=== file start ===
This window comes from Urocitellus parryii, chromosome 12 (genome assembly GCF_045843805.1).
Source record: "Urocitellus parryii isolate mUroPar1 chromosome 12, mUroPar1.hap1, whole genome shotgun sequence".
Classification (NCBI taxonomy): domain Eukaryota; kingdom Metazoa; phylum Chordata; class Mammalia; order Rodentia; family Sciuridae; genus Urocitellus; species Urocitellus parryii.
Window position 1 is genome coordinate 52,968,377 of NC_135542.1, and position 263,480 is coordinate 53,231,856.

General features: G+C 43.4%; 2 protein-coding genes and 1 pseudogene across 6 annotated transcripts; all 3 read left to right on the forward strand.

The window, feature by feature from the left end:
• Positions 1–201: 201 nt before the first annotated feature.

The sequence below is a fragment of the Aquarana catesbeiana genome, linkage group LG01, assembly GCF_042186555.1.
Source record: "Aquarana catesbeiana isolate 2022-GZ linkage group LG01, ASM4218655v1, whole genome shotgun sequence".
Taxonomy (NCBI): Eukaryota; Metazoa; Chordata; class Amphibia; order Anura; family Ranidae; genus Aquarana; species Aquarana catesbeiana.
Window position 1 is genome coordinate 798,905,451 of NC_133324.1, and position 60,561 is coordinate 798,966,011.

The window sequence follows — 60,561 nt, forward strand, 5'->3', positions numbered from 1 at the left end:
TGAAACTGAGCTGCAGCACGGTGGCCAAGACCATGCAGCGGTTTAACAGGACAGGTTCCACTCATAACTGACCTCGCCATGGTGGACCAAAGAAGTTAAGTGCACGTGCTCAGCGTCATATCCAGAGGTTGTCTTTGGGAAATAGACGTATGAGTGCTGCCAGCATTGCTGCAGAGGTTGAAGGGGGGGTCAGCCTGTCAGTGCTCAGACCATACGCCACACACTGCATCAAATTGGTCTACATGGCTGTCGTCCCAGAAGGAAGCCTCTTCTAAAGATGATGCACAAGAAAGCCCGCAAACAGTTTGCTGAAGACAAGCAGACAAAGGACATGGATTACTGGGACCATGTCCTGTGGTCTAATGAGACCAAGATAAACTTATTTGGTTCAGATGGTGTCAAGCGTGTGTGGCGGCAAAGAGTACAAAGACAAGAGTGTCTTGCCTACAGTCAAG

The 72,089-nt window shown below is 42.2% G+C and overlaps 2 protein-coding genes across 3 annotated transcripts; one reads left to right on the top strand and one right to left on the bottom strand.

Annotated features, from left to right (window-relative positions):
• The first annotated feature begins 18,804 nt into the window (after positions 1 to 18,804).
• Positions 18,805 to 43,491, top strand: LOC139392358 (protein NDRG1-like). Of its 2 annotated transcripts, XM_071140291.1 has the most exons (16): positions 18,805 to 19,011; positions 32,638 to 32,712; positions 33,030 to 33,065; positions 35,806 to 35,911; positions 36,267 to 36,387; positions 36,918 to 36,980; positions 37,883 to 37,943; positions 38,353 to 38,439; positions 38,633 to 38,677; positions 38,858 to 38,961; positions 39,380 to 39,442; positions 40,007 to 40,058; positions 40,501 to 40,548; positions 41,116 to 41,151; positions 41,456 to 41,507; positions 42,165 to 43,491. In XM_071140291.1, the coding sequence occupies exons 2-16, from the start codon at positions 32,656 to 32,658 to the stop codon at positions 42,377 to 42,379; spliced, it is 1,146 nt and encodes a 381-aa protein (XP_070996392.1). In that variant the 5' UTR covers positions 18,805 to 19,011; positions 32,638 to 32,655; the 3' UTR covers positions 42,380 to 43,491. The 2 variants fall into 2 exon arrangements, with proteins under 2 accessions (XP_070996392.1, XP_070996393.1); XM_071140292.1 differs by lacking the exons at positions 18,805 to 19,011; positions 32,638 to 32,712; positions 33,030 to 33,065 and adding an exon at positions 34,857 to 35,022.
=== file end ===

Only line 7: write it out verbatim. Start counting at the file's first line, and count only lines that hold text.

• Positions 1–201: 201 nt before the first annotated feature.